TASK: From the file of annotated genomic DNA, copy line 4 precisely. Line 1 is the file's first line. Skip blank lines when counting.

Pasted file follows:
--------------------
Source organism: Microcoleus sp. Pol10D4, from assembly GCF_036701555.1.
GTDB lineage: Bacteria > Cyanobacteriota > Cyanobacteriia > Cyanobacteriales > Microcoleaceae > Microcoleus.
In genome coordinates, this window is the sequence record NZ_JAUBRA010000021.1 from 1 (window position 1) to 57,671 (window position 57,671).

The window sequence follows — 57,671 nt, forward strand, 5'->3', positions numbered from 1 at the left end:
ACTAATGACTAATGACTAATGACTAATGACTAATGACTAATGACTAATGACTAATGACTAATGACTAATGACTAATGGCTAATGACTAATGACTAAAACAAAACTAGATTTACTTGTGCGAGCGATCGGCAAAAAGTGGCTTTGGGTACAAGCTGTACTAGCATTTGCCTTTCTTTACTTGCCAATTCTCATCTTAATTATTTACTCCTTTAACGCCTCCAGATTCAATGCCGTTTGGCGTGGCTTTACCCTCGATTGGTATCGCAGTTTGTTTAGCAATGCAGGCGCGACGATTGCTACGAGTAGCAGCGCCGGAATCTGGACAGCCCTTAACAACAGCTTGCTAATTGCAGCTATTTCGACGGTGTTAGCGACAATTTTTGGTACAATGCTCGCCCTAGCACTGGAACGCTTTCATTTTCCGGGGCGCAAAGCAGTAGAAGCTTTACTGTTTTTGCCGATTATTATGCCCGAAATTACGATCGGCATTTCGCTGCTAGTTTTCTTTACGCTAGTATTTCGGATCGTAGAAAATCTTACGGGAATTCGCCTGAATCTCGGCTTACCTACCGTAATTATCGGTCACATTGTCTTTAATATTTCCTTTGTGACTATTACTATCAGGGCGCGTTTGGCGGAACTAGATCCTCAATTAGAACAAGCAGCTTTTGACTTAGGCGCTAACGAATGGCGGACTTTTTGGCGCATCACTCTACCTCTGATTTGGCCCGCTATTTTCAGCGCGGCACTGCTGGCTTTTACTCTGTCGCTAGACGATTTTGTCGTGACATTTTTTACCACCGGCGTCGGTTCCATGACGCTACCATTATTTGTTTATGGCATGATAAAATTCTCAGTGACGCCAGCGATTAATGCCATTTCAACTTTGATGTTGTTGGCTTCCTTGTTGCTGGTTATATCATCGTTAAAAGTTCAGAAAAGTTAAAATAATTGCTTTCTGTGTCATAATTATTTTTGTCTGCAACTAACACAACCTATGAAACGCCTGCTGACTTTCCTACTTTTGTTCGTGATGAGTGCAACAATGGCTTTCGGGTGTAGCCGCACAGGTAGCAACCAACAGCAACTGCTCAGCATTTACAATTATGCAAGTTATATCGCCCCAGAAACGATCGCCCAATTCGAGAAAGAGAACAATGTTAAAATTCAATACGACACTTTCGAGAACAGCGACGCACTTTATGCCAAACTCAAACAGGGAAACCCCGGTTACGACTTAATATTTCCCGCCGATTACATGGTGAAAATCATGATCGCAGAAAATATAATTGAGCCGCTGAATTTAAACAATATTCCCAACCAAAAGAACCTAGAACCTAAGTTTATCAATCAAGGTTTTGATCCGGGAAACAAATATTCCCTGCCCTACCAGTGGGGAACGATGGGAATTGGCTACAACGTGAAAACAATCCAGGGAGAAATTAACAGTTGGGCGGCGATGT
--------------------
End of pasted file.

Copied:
The window sequence follows — 57,671 nt, forward strand, 5'->3', positions numbered from 1 at the left end: